'Going forward means making creative decisions that are continually interesting and surprising to the audience. When they made DEEP SPACE NINE, you were forced to do something completely different. You couldn't do it on the Enterprise, had to do another kind of show, had to keep it interesting. When they went to VOYAGER they took another step backwards. They did another ship-based show, in the TNG format, with a different premise. But then they backed off on the premise, rapidly. There is a sense of standing still in the franchise, and it's going to take a creative leap to take it somewhere else. You have to be unafraid of where that direction is going to take you. You have to just shake up the formula, because it is becoming a formula. You can't have them sitting in those chairs, on that ship, falling out of their seats and looking up at big viewscreens, and say, 'You've got to have all those elements, because that's STAR TREK.' Well, that's hardening of the arteries. You just can't keep feeding the audience the same thing over and over again, while at the same time, talking out of the other side of your mouth, saying, 'But it's all completely different; it's a STAR TREK you've never seen before. It's so different; we are doing things with STAR TREK that no one has ever done.' It's still guys in pajamas looking at viewscreens and sitting in chairs. It can be more than that. DEEP SPACE NINE proved that. You can be bigger than the box; you can do things that have more ambition, and are bolder, and that truly do advance the medium. You need some new ideas. I won't even say that Rick and Brannon are not the people to come up with those ideas. But, I find it hard to believe that they can come up with those ideas in the thick of it, when you are in the trenches, when you are doing VOYAGER. VOYAGER is running its creative course so quickly. Then to think that you are, somehow, from that experience, going to come up with something greatI can't even imagine how you could do it. What they are doing now, and where they are doesn't seem like it's fertile ground for something spectacular to grow from. Maybe I am wrong. I hope I am wrong. I hope they come up with something that is amazing, that blows everybody away. But I just don't know how you get there from here.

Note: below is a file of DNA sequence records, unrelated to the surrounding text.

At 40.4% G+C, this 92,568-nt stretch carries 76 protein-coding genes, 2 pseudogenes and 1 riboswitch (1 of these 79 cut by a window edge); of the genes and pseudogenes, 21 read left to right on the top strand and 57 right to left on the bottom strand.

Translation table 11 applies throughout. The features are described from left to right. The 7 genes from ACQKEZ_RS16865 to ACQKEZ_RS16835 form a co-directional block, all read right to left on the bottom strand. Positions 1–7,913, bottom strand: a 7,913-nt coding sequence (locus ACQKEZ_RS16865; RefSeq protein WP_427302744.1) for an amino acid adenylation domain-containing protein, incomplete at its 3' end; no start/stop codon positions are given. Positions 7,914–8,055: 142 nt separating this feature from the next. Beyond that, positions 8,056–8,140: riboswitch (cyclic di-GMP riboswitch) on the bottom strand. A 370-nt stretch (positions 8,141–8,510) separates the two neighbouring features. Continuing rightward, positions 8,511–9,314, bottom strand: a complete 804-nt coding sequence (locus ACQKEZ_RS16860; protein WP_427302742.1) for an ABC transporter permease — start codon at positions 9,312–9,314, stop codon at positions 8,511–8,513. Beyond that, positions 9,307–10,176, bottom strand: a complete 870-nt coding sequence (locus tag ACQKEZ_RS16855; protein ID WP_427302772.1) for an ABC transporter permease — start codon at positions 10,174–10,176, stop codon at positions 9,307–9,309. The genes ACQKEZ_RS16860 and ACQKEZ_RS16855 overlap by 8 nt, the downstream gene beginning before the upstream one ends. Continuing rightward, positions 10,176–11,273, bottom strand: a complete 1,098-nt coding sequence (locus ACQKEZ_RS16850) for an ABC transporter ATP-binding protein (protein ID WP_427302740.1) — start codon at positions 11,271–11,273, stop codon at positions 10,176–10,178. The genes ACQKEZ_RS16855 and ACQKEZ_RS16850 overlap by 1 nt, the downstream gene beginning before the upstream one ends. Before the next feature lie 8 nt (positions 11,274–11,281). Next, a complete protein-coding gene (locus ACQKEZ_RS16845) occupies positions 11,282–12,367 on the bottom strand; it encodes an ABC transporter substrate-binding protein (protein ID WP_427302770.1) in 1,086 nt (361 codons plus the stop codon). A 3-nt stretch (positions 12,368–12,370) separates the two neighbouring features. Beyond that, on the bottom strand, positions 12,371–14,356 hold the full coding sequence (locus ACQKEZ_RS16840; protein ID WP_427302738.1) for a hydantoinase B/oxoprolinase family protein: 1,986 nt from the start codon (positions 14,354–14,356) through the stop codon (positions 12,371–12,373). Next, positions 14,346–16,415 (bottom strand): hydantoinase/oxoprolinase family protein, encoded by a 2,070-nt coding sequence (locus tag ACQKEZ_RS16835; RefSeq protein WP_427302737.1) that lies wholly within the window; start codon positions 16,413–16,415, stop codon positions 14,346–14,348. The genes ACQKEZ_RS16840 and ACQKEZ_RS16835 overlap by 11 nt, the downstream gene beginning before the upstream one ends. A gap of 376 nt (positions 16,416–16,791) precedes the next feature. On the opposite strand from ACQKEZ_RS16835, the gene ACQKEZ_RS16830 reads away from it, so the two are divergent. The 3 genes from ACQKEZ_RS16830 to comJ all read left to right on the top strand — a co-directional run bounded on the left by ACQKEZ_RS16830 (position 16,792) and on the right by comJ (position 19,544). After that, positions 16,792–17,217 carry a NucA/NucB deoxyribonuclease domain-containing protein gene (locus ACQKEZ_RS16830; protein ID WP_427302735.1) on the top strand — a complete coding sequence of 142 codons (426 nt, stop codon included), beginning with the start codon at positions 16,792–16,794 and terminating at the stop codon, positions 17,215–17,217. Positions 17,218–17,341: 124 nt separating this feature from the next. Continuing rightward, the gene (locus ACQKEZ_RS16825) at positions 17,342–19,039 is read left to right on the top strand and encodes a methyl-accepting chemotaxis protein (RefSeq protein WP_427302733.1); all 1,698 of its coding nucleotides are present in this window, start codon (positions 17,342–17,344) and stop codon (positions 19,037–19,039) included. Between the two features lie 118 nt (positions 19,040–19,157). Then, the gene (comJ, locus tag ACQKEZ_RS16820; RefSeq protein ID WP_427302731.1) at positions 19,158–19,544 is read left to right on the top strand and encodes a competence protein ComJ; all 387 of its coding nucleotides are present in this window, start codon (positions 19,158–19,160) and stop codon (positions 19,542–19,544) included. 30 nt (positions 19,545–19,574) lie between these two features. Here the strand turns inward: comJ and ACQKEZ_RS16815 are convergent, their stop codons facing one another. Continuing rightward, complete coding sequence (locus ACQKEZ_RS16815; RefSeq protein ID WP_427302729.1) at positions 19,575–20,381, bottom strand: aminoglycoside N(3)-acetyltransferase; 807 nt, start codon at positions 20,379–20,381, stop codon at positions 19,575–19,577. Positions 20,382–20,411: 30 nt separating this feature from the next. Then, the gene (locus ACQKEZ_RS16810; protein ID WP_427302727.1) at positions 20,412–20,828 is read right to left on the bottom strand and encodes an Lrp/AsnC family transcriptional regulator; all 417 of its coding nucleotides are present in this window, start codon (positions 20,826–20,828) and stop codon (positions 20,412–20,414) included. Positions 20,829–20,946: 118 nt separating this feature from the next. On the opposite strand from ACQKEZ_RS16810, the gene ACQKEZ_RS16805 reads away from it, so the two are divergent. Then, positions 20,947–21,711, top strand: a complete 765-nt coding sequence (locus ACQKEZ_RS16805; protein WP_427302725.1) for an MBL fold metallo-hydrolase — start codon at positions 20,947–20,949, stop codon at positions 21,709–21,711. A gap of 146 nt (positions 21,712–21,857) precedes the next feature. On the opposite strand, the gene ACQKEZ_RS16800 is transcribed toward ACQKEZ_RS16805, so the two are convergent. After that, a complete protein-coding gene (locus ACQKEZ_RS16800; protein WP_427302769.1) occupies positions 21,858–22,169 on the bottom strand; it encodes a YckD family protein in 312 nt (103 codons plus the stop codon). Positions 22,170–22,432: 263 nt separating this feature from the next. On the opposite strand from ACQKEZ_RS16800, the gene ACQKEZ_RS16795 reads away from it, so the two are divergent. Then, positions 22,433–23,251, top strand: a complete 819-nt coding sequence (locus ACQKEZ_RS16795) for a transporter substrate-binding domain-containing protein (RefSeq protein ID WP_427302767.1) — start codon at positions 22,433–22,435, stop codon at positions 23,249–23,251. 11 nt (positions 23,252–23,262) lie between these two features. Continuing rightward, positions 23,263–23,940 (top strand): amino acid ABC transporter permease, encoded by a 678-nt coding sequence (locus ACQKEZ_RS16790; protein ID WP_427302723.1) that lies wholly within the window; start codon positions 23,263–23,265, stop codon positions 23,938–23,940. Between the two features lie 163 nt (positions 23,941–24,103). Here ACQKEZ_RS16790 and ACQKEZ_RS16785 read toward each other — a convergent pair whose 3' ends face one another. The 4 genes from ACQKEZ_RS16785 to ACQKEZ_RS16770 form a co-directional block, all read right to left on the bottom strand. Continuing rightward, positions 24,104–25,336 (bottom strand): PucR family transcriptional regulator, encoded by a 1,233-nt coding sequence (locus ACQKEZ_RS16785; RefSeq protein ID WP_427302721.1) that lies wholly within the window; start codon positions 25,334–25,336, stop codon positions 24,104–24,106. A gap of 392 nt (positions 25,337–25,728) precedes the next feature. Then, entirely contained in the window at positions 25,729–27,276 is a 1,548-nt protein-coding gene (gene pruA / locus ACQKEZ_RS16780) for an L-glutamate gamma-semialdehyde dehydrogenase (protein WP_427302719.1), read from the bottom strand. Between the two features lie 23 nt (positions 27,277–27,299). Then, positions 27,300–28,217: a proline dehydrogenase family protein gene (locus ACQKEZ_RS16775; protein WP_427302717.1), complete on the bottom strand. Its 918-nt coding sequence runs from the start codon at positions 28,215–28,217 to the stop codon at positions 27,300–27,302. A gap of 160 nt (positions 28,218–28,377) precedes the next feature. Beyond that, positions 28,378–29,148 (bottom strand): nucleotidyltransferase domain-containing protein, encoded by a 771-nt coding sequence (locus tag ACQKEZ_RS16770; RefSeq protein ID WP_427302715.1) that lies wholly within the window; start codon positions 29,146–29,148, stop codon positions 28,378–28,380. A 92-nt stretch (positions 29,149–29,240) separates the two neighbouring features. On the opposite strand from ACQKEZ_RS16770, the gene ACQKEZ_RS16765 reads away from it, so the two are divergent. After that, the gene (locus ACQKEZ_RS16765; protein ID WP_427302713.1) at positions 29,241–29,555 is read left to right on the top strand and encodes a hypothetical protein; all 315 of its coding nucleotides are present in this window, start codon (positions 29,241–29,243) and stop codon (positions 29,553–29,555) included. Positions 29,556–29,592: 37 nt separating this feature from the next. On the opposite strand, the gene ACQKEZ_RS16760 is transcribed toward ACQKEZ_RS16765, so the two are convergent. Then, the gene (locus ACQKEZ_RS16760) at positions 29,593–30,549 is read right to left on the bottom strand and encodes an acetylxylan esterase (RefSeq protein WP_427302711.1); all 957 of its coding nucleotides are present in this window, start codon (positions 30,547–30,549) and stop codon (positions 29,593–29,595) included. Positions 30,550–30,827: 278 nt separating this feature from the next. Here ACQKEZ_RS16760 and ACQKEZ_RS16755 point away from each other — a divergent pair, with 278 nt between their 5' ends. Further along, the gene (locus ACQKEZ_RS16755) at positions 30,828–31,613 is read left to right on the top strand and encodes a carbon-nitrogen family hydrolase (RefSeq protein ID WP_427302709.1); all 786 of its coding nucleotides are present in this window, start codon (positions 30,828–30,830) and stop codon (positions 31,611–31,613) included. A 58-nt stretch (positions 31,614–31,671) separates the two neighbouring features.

'How do you get there from where VOYAGER is? VOYAGER is given carte blanche by Paramount. That's one of the great things about Paramount. Paramount left us alone. They always left us alone. They let NEXT GEN do whatever it wanted. God knows it let DEEP SPACE NINE do whatever we wanted. It lets VOYAGER do whatever it wants. The studio is not the problem here. The studio is going to let you go wherever you want to go, as long as they believe that this is quality, as long as they believe it's good work. You've just got to come up with something good. But if VOYAGER is the example of what you think is good, and you are telling yourself, 'This is a good product, and we are going to do something even better than this,' you are just already speaking a different language than me. I don't accept this as good product. This could be so much better than it is. This could go so much further. This could be such a better series and such a better representation of TREK and what it means. It could be just as beloved as the other series. There is nothing to keep VOYAGER from being as beloved in the hearts of its fans as all the other series, but it just is not going there. It does not give me a lot of hope that the next one is going to be beloved and it's going to be fresh, and interesting, must-see TV. You want to tune in, tell your friends, 'Hey, you'll never guess, you will never guess what the new STAR TREK series is about! Good God! It doesn't even look like STAR TREK. You should turn it on.' That's what you want people saying.'